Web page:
For another example of clever-bottom discussion we can go back to the gospel reading for this one and see how Jesus himself handled it.  In Mark 1:23-26 we read about Jesus’ first healing miracle as recorded by Mark, and it’s an exorcism.  In Mark 1:24 the unclean spirit calls Jesus by name, correctly identifies his home town, and calls out Jesus on his hidden identity.  In other words he shows off what a smarty he is in the company of the none-the-wiser natives of Capernaum.  Jesus answers the spirit directly in Mark 1:25 saying “shut up windbag, nick off”.  (It probably sounds better in Aramaic.)  In Mark 1:26 the unclean spirit spits the dummy, and then goes, embarrassed and sooking back to wherever it is unclean spirits come from.

The unclean spirit had tried to outmanoeuvre Jesus, trying to trick him into showing his hand and acting Messianically before he was ready.  The spirit called Jesus by name, trying to show its power by demonstrating something supernatural.  “Ooh look at me, I have insight because I am a spirit, I know you’re really the messiah and these dopey peasants do not.  La-li-la-lala-pthth!”  Notice how Jesus doesn’t get into the game: Jesus doesn’t name the spirit, and Jesus doesn’t try to out-power it with a declaration of divine will such as “you’re just an unclean spirit, whereas I, I AM!”  No, Jesus just says “shut up and nick off”, and up the chastened spirit shuts, and off the humiliated spirit nicks.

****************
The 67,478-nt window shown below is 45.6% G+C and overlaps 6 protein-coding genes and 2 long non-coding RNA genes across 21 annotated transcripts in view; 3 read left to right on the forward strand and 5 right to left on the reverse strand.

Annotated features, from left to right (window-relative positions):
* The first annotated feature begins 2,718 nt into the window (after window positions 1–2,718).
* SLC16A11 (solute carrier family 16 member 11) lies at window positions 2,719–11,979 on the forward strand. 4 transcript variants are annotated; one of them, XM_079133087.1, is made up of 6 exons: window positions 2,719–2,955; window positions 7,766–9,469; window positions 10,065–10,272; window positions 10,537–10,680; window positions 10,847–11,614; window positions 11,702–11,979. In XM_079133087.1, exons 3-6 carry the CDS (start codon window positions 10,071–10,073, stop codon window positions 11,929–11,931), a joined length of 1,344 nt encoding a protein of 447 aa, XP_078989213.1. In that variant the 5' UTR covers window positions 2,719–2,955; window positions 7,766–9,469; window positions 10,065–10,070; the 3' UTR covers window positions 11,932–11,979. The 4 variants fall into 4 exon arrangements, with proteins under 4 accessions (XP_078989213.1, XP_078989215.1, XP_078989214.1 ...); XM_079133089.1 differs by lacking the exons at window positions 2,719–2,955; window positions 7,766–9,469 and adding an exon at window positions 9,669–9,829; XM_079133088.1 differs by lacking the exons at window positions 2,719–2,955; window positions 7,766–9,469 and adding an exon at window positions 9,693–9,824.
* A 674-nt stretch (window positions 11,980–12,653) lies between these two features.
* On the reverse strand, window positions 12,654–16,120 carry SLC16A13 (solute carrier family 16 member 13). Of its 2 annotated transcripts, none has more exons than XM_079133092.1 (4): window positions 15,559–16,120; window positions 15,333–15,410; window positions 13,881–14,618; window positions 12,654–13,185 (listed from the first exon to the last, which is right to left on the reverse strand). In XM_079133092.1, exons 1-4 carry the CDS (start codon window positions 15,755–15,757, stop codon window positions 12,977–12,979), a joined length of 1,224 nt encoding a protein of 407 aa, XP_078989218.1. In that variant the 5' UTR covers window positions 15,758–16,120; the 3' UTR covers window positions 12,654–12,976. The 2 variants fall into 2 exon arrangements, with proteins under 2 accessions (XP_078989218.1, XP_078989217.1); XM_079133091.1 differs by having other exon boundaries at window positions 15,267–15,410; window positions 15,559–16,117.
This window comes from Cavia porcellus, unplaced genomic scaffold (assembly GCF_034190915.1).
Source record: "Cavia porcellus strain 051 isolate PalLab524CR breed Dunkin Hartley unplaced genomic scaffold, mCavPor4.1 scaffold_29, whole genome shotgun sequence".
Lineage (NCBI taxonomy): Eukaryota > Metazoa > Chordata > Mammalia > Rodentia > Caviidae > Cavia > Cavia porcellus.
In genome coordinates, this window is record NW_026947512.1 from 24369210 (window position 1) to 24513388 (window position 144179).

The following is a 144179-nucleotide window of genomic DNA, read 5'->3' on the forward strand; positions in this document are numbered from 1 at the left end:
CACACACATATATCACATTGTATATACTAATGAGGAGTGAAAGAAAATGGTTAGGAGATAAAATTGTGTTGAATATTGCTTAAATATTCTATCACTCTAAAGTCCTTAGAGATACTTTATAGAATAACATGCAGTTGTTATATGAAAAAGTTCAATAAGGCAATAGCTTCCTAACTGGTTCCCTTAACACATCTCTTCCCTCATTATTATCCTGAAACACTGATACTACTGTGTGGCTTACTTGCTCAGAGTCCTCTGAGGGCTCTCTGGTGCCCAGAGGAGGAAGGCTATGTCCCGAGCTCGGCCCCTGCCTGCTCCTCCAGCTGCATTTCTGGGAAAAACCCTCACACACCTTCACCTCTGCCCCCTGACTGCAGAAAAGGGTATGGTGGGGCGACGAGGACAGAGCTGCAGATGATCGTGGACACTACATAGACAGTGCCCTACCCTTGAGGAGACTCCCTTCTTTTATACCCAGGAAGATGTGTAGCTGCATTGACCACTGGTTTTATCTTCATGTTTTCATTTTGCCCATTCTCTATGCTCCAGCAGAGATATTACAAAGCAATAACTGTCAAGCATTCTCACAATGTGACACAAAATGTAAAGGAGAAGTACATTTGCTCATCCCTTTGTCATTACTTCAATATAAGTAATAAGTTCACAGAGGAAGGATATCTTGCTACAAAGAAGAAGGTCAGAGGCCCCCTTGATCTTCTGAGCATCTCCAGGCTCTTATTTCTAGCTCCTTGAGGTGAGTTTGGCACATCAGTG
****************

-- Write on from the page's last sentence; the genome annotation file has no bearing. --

One of the more recent manifestations of the Kingdom of God in Australia has come about through a group called Common Grace.  One of its leaders, a pastor named Jarrod McKenna, says that the intent of the group is to be “more like Jesus, less like jerks.”  This is the intent of a group striving for humility, if that isn’t an oxymoron, (and it isn’t).  Common Grace are a public group in that they appear on television news, often in custody, occasionally in their underwear, (and occasionally in their underwear in custody, but not actually in custody because they are in their underwear if you follow).  They are not hidden, they do not intend to be.  But then, Jesus wasn’t hidden either; he was a public figure, but he never big-noted himself like the unclean spirit wanted to do and wanted Jesus to do.  Like Jesus, Common Grace stands up publicly for grace foremost and for God’s preference for salvation and homecoming rather than piety and prejudice and elitism disguised under religious activity.  God will be glorified, and the captives will be freed, if Common Grace gets their way.